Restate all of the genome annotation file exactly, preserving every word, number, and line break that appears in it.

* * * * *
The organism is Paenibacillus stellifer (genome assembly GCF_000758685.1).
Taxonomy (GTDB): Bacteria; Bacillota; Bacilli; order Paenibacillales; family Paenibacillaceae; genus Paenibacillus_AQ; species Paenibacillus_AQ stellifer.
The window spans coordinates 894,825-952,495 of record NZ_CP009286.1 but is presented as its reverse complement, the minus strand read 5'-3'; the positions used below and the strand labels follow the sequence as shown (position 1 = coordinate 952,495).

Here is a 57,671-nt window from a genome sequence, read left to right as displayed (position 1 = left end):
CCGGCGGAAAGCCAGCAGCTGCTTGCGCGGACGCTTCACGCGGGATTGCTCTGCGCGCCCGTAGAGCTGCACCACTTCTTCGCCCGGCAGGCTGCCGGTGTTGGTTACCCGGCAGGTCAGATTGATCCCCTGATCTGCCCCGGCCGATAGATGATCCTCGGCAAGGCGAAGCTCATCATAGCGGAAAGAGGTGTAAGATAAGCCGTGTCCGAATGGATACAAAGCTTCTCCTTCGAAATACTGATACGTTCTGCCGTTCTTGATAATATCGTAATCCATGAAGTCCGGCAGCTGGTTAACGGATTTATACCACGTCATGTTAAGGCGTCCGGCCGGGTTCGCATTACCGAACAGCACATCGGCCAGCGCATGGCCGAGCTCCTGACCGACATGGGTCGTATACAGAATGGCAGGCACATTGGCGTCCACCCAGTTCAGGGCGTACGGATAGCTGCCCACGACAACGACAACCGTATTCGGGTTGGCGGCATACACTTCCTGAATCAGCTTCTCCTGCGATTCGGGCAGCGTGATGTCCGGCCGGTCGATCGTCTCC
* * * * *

The organism is Paenibacillus stellifer (genome assembly GCF_000758685.1).
Taxonomy (GTDB): Bacteria; Bacillota; Bacilli; order Paenibacillales; family Paenibacillaceae; genus Paenibacillus_AQ; species Paenibacillus_AQ stellifer.
The window spans coordinates 894,825-952,495 of record NZ_CP009286.1 but is presented as its reverse complement, the minus strand read 5'-3'; the positions used below and the strand labels follow the sequence as shown (position 1 = coordinate 952,495).

Here is a 57,671-nt window from a genome sequence, read left to right as displayed (position 1 = left end):
CCGGCGGAAAGCCAGCAGCTGCTTGCGCGGACGCTTCACGCGGGATTGCTCTGCGCGCCCGTAGAGCTGCACCACTTCTTCGCCCGGCAGGCTGCCGGTGTTGGTTACCCGGCAGGTCAGATTGATCCCCTGATCTGCCCCGGCCGATAGATGATCCTCGGCAAGGCGAAGCTCATCATAGCGGAAAGAGGTGTAAGATAAGCCGTGTCCGAATGGATACAAAGCTTCTCCTTCGAAATACTGATACGTTCTGCCGTTCTTGATAATATCGTAATCCATGAAGTCCGGCAGCTGGTTAACGGATTTATACCACGTCATGTTAAGGCGTCCGGCCGGGTTCGCATTACCGAACAGCACATCGGCCAGCGCATGGCCGAGCTCCTGACCGACATGGGTCGTATACAGAATGGCAGGCACATTGGCGTCCACCCAGTTCAGGGCGTACGGATAGCTGCCCACGACAACGACAACCGTATTCGGGTTGGCGGCATACACTTCCTGAATCAGCTTCTCCTGCGATTCGGGCAGCGTGATGTCCGGCCGGTCGATCGTCTCC